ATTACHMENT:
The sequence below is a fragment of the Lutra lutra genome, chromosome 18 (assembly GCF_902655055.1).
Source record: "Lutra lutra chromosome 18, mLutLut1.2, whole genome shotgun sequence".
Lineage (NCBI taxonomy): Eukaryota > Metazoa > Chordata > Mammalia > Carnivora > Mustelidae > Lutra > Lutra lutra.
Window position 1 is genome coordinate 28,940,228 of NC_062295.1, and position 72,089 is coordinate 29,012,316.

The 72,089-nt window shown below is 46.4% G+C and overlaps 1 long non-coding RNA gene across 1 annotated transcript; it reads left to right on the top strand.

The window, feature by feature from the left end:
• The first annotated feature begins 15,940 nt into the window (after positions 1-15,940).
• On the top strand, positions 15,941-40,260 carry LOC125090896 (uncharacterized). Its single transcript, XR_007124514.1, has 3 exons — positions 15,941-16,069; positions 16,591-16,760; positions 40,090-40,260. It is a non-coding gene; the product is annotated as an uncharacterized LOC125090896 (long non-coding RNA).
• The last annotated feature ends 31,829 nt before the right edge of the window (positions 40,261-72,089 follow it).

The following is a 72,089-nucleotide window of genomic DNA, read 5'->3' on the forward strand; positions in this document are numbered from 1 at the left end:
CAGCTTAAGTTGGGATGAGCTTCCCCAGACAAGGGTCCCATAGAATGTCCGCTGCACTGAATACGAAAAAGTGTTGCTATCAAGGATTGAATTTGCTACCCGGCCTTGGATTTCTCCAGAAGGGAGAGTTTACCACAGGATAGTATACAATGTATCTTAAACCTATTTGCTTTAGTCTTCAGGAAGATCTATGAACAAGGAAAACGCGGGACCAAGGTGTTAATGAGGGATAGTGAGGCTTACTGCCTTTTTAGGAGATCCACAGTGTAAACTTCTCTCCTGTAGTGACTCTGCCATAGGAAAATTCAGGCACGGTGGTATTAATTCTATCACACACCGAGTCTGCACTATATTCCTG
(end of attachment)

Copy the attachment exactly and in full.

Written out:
The sequence below is a fragment of the Lutra lutra genome, chromosome 18 (assembly GCF_902655055.1).
Source record: "Lutra lutra chromosome 18, mLutLut1.2, whole genome shotgun sequence".
Lineage (NCBI taxonomy): Eukaryota > Metazoa > Chordata > Mammalia > Carnivora > Mustelidae > Lutra > Lutra lutra.
Window position 1 is genome coordinate 28,940,228 of NC_062295.1, and position 72,089 is coordinate 29,012,316.

The 72,089-nt window shown below is 46.4% G+C and overlaps 1 long non-coding RNA gene across 1 annotated transcript; it reads left to right on the top strand.

The window, feature by feature from the left end:
• The first annotated feature begins 15,940 nt into the window (after positions 1-15,940).
• On the top strand, positions 15,941-40,260 carry LOC125090896 (uncharacterized). Its single transcript, XR_007124514.1, has 3 exons — positions 15,941-16,069; positions 16,591-16,760; positions 40,090-40,260. It is a non-coding gene; the product is annotated as an uncharacterized LOC125090896 (long non-coding RNA).
• The last annotated feature ends 31,829 nt before the right edge of the window (positions 40,261-72,089 follow it).

The following is a 72,089-nucleotide window of genomic DNA, read 5'->3' on the forward strand; positions in this document are numbered from 1 at the left end:
CAGCTTAAGTTGGGATGAGCTTCCCCAGACAAGGGTCCCATAGAATGTCCGCTGCACTGAATACGAAAAAGTGTTGCTATCAAGGATTGAATTTGCTACCCGGCCTTGGATTTCTCCAGAAGGGAGAGTTTACCACAGGATAGTATACAATGTATCTTAAACCTATTTGCTTTAGTCTTCAGGAAGATCTATGAACAAGGAAAACGCGGGACCAAGGTGTTAATGAGGGATAGTGAGGCTTACTGCCTTTTTAGGAGATCCACAGTGTAAACTTCTCTCCTGTAGTGACTCTGCCATAGGAAAATTCAGGCACGGTGGTATTAATTCTATCACACACCGAGTCTGCACTATATTCCTG